Client rights vary widely in substance across different levels of care and treatment settings. The foundation for client rights is in federal statutes and regulations (Medicare, Medicaid, etc.), state statues, licensing requirements for the treatment providers, legal requirements and court mandates, as well as the differing professional codes of ethics.
It is good and standard practice to supply the client with a written copy of their rights upon orientation to a program. It is recommended that the patient sign a copy of these rights and/or a statement that they received the rights. This document should be added to the clients chart.
Again, rights within the public mental health system are founded in the state statutes. To list every states statutes is beyond the scope of this course. It is recommended that each program research the requirements in their state.
The primary purpose of confidentiality is to protect client’s right to privacy by ensuring that matters discussed with a professional are not disclosed to others without the expressed consent of the client. Clients need to be well informed on what is held confidential and what is required by law to be reported. This will help to build trust and through this trust the client will be more willing to be open and honest and participate in treatment more fully.
There are limits to Confidentiality. For example a counselor can request a group keep each other’s information private, but it needs to be understood that lack of privacy is an inherent risk with group counseling. There are other limits of confidentiality, including concerns of safety.
Typical Limits to Confidentiality:
This list is not inclusive, but rather a guide to typical situations where confidentiality often gets limited. Always, always, always inform the client in writing with their signature of any limitations of confidentiality before beginning treatment.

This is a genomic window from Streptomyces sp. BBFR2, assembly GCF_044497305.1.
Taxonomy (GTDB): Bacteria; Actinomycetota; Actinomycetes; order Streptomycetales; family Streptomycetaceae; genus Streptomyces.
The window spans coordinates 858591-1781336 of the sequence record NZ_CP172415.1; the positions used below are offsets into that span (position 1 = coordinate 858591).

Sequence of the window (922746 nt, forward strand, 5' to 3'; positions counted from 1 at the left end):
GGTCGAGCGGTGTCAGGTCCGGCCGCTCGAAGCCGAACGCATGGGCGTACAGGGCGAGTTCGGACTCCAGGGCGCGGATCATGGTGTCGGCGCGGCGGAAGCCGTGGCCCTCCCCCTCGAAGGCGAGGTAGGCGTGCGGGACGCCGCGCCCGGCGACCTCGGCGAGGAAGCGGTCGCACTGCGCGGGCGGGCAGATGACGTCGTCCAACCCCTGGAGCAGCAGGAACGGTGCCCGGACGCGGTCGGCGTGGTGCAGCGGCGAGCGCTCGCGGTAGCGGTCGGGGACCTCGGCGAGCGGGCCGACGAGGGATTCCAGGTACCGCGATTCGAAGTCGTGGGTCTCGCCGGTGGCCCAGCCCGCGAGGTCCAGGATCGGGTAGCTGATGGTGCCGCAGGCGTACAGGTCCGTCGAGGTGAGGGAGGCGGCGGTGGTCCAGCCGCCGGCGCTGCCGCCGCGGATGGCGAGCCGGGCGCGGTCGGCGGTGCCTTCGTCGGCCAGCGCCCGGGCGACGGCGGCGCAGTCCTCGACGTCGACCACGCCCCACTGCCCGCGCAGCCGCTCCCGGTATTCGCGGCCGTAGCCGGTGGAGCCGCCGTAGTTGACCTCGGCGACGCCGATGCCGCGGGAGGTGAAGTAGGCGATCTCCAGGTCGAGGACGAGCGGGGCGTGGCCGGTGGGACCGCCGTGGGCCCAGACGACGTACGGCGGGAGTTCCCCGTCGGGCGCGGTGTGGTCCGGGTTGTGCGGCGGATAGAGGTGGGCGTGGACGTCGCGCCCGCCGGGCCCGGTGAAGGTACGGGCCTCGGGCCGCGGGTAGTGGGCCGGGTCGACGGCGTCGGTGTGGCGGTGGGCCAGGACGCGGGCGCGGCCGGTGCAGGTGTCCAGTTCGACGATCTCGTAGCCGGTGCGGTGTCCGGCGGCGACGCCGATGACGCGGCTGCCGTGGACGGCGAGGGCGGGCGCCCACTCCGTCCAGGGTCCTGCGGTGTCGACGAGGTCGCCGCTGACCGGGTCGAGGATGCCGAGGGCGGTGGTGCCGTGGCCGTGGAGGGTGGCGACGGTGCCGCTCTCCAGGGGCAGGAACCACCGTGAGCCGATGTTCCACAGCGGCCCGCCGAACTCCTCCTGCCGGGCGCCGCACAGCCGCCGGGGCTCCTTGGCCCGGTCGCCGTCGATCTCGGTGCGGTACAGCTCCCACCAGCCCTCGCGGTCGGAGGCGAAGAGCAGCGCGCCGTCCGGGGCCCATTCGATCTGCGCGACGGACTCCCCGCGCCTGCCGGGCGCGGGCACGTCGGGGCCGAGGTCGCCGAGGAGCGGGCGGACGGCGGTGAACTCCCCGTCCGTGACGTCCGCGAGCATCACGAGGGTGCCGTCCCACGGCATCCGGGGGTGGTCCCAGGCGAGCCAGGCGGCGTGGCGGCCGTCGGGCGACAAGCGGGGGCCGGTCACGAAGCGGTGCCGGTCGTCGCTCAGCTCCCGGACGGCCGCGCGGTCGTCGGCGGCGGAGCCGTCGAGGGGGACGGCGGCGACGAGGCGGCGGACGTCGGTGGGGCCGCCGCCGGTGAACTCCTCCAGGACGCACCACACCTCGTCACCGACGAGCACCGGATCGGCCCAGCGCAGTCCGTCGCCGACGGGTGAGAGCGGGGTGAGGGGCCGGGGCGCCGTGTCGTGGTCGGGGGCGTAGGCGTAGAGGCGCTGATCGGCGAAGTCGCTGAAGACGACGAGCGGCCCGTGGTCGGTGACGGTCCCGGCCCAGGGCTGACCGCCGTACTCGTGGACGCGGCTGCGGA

Before releasing ANY client information without written authorization from the client consult a supervisor or attorney and document this consultation.
- Child abuse or Neglect
- A client is deemed a danger to themselves or others
- During a medical emergency, information relevant to the emergency.
- Under defined circumstances, providers are required to reveal
- information on minors to parents, guardians, or surrogate decision makers.
- Third party payers and state oversight agencies.
A consent to release information should follow these guidelines:
It should be in writing and include:
- The name or general designation of the program(s) making the disclosure.
- The name of the individual or organization who will receive the disclosure.
- How much and what type of information is to be disclosed.
- A statement that the client may revoke the consent at any time, except to the extent that the program has already acted on the basis of the consent (already released information).
- The date, event or condition upon which the consent expires, if not previously revoked.
- The date upon which the consent is signed.
Mandatory Abuse Reporting
The lengths to which a community goes to protect its most vulnerable members help define it as a civil society. Different states around the U.S. have varying laws that impose requirements on the reporting of abuse to the proper authorities, with the aim of putting an end to violence and emotional harm. Florida’s legislature has enacted mandatory reporting laws for the abuse of children, the elderly and individuals with disabilities.
Who Must Report?
Unlike many states where only specified legal and health care professionals must report abuse and criminal mistreatment of elders and other vulnerable adults, in Florida any person who knows or suspects abuse must report it. However, in the case of children, the list of mandatory reporters is limited. The list includes health care professionals–including doctors, nurses and dentists; educators–including teachers, school administrators, guidance counselors, and school mental health professionals; child welfare agency personnel; child care providers and their employees; law enforcement officers and staff; and people who process or produce printed or visual materials, such as photo processors. Of course, anyone else aware of child abuse may report it, although not legally obligated to do so.
Under Florida’s mandatory reporting laws, knowledge or reasonable suspicion of abuse, neglect or abandonment are applied as the standards for reporting. The actions that must be reported include physical abuse, sexual abuse, neglect by parties responsible for care, words or behaviors that could cause psychological damage, and exploitation.